• 4. 2 Foreword / Turning up the heatForeword Andrew Cox Our report into M&A in the renewable build new wind farms. All this is also Partner, KPMG in the UK energy sector has revealed an putting aside one the most basic risks Global Head of Energy and Utilities explosion in the number of deals. of all - that investors are putting for Transaction Services Analysts estimate that 2007 saw money into technology that could US$55.7 billion in M&A transactions ­ become obsolete very quickly. up by 47 percent on the year before. Yet, while teething problems certainly While the reasons for this are varied ­ do exist, early investment made now power generators are buying to meet in renewables could prove an regulatory targets, oil and gas majors insightful move in years to come. It is are buying in the hunt for cleaner clear energy companies and investors fuels and financial buyers are should review their acquisition searching for stable long-term cash strategies and evaluate the risks and flow - the overall effect has been to opportunities. The activity that Im push valuations up to record levels. In currently seeing points towards fact, 50 percent of respondents, and exciting times ahead for all those nearly two-thirds in Europe, agreed involved in the renewable that there is a real risk of a bubble in energy sector. the renewable energy sector. Despite this, the survey shows that competition for deals is likely to increase, as will the pace of consolidation, but at what cost? Some industry players appear to be ignoring the many risks involved in investing in renewables, such as the ability of national governments to change their green energy policies. On a more micro level, there are other issues including the fact that many sites have difficulty connecting to electricity grids and there is a shortage of turbines to © 2008 The Economist Intelligence Unit Ltd. All rights reserved.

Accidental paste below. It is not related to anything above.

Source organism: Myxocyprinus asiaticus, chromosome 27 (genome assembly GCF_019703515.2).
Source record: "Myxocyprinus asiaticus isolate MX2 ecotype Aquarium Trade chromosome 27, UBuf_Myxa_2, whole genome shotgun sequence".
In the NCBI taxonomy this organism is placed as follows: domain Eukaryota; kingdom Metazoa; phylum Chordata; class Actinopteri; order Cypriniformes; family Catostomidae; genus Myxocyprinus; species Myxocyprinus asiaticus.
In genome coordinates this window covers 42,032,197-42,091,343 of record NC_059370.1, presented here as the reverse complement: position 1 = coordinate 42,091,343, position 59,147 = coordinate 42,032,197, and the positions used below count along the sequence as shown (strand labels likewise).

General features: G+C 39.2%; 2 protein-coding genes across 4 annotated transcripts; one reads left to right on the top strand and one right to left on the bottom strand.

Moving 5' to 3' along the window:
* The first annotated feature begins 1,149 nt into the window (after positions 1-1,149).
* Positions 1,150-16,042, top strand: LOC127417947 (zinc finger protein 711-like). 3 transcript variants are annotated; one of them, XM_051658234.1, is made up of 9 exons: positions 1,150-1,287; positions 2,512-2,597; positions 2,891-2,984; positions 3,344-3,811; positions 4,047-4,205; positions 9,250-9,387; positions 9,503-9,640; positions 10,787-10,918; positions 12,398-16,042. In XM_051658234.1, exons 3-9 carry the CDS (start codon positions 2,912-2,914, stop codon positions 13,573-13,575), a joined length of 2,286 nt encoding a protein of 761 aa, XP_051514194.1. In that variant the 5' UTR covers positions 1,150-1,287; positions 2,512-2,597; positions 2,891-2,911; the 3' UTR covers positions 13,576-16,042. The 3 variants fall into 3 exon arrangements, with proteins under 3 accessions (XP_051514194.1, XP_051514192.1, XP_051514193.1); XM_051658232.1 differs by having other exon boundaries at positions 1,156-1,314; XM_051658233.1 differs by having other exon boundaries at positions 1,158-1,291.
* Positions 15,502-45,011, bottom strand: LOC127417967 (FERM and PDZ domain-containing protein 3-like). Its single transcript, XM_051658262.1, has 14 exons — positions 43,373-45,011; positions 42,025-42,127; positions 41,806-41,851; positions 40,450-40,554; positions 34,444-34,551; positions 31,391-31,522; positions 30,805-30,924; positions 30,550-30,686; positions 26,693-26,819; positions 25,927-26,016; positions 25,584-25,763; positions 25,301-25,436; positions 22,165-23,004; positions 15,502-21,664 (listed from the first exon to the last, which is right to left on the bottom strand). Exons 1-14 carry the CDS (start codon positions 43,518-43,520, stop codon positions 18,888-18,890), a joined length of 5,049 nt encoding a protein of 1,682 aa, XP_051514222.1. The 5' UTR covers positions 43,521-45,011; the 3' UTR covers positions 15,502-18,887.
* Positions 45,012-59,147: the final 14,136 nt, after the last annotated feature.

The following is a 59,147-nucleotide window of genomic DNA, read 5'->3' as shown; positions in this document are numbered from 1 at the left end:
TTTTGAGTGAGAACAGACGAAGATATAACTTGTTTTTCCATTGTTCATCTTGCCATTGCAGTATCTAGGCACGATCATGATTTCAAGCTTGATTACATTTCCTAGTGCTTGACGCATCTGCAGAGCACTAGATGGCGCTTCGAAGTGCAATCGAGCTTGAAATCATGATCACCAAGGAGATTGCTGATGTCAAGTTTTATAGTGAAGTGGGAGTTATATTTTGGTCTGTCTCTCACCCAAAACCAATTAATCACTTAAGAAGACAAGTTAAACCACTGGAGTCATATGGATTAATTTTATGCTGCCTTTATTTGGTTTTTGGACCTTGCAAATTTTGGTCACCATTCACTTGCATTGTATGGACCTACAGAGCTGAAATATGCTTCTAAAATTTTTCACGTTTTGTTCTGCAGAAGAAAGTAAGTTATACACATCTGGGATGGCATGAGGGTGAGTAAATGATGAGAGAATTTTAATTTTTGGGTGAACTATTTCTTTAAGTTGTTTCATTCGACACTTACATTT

• 5. Turning up the heat / About the research 3About the researchThis report was written in co-operation Supplementary to the survey results, • Scottish and Southern Energy – with the Economist Intelligence Unit interviews were also conducted by the Rhys Stanwix, Head of Energyand is based on a survey of 202 senior Economist Intelligence Unit with the Strategy executives from across the global following senior executives: energy industry, conducted in February • Suzlon Energy – Vivek Kher, Head of 2008. Respondents were senior • Babcock & Brown Wind Partners – Communications representatives, 50 percent with Geoff Dutaillis, COO executive boardroom positions, from • Viridis Clean Energy Group – power generators, oil & gas majors, • Iberdrola Renovables – Estanislao Ed Northam, CEO renewable energy suppliers, energy Rey-Baltar, CFO distributors and financial investors. A range of company sizes were • Macquarie Group – Ian Learmonth, represented, including some of the Executive Director, European Businesses represented biggest, with one in five having Renewables Business by survey respondentsrevenue of more than US$10bn. About35 percent of respondents were based Financial in North America, 30 percent in investor Europe and 22 percent in Asia-Pacific. 22% Power generator/supplier 38% 21% 19% Lender or advisor Oil & gas/extractive firm Location of survey respondents Middle East & Africa North America 14% 34% Asia Pacific 22% 30% Europe Source: The Economist Intelligence Unit 2008 © 2008 The Economist Intelligence Unit Ltd. All rights reserved.